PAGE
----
The two are fighting over the same voters. One letter carrier and self-described social-issues conservative, Nyle Gruhn, ended the day with his mind pretty well made up, thanks to Mrs. Bachmann’s statement of pro-life beliefs at a forum earlier in the week hosted by former Arkansas Gov. Mike Huckabee, who won the Iowa caucuses in 2008.

Mr. Gruhn said he was listening while making the mail rounds and found himself crying at her defense of life. He said he had to pull over on the road shoulder for a bit to compose himself.

“She’s my choice,” he said. “She’s the most conservative.”

One man at Cronk’s asked Mrs. Bachmann how she would make good on her promise to deport illegal immigrants. She said she’ll ask schools and social service agencies to check legal status before allowing entry.

“You have to demand citizenship from people to be in the system,” she said.

Later in the night, one woman who said she had been incarcerated in 2007 asked Mrs. Bachmann whether she would reinstitute parole for federal inmates who are trying to get back on track. Comforting the woman, Mrs. Bachmann said parole is about mercy and talked about how penitentiaries originated from the prison reform movement of the late 1700s.

Earlier, a man asked what her thoughts are on a state wanting to secede. She said she hadn’t heard that this was an issue, but he pressed, asking her to rule on the hypothetical.

“I hope they don’t. I want to keep all 50 states,” she replied.

The man walked out immediately.

The competition

Having already touched all the counties in the state, Mr. Santorum has started paying return visits. At a stop in Holstein on Thursday, he said he had been to Ida County three times, then halted midsentence and debated aloud whether he should count it as his fourth time.

By Christmas, he said, he will have held 350 town-hall meetings in the state.

Mr. Santorum always figured his campaign rested on Iowa, where Mr. Huckabee four years ago blazed the trail for a low-cost, pro-life, social-conservative campaign.

Mr. Perry, though, has had to switch strategies and make Iowa an all-or-nothing state, after his lead in the national polls and in Iowa evaporated in the fall.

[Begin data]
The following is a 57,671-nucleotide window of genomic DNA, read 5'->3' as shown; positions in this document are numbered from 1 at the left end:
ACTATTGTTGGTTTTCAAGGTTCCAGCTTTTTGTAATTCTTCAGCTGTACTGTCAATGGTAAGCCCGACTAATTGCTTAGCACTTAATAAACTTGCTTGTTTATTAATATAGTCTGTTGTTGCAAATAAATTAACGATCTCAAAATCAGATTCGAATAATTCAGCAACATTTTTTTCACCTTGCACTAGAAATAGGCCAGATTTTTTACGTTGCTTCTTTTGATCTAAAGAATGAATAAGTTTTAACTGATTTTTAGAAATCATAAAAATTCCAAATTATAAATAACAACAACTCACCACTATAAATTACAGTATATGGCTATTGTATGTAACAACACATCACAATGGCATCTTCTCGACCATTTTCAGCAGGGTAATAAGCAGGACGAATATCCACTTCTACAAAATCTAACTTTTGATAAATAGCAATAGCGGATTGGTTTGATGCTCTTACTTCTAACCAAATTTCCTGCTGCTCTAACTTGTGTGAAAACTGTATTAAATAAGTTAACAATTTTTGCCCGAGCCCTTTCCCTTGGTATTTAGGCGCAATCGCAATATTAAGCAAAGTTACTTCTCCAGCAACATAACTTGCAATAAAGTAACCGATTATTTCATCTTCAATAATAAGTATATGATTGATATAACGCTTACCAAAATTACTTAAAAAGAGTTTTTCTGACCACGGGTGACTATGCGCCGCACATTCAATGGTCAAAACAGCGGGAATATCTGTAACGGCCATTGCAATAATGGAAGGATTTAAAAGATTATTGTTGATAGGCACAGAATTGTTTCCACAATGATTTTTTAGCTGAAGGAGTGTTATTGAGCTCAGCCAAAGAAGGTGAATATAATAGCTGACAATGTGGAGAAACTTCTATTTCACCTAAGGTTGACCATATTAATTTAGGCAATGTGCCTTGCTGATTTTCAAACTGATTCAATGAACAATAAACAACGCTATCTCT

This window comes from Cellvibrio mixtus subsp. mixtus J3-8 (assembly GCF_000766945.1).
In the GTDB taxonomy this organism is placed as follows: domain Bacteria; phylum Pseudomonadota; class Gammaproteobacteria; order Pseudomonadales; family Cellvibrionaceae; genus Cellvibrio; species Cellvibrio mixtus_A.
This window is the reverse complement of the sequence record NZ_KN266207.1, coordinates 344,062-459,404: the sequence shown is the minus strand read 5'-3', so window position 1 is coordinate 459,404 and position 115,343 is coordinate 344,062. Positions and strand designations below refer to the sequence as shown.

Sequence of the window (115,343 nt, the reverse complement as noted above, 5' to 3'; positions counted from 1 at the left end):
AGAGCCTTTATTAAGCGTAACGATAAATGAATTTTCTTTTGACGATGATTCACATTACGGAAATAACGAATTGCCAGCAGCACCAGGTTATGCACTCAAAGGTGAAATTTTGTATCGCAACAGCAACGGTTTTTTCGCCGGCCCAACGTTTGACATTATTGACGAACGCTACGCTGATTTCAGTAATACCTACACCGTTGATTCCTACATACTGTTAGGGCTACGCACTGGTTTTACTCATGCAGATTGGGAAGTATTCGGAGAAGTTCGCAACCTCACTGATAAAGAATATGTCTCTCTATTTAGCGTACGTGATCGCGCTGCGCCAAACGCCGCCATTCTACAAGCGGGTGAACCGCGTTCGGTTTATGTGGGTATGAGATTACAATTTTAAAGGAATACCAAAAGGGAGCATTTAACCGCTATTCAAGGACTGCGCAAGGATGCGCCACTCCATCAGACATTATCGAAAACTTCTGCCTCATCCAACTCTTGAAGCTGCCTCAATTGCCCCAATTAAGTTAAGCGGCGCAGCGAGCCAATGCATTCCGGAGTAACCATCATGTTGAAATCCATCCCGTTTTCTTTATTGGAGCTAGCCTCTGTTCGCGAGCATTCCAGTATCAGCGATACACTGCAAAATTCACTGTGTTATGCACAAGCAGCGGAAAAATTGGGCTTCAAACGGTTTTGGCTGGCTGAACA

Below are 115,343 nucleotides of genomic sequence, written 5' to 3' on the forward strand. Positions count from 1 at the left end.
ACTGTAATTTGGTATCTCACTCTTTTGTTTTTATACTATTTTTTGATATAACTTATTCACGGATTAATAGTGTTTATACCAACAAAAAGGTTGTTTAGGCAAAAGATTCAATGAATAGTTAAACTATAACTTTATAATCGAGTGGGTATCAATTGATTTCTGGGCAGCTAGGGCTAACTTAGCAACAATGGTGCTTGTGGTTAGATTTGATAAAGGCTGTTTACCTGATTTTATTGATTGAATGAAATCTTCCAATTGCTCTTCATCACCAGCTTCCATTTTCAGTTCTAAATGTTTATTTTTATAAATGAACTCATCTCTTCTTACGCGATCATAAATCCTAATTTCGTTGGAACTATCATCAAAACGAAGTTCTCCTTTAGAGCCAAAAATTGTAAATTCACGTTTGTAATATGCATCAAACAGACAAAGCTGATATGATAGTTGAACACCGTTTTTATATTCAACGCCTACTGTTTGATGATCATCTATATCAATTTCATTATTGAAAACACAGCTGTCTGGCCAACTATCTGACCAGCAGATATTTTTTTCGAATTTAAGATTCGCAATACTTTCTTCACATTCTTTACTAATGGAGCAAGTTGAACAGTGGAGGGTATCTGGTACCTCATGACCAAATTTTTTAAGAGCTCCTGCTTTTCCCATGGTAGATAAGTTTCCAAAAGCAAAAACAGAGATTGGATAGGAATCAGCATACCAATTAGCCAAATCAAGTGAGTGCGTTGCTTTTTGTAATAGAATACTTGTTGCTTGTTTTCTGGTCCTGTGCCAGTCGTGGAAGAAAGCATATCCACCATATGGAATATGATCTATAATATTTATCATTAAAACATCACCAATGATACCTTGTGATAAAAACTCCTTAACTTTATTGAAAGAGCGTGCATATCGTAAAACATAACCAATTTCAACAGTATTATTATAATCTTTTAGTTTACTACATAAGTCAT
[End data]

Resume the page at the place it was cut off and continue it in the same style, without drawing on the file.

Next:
With a bus of his own, his state security detail and a trailing bus of reporters, Mr. Perry began his Saturday at 11 a.m., delivering his standard stump speech for about 20 minutes, then taking four questions, posing for pictures and heading out. He spent about an hour on location.

Mrs. Bachmann already had been through Spencer, where she began her day two hours earlier than Mr. Perry with a 9 a.m. meet-and-greet at a Hy-Vee store. By 1 p.m., when Mr. Perry arrived at a restaurant on the outskirts of Algona for his second event of the day, Mrs. Bachmann was on stop No. 5, just up the street at a chocolate shop.

The RealClearPolitics average of Iowa polls shows Mrs. Bachmann and Mr. Perry each with about 10 percent support and Mr. Santorum with about 7 percent.

Unlike Mr. Perry, whose stump speech rarely varies dramatically, Mrs. Bachmann never has the same set of remarks.

She’ll almost always touch on immigration - she promises to make English the official language and end automatic birthright citizenship for all children born on U.S. soil - and vows to cut spending and repeal the health care and financial regulation laws, saying she has gone toe-to-toe with President Obama on all those issues.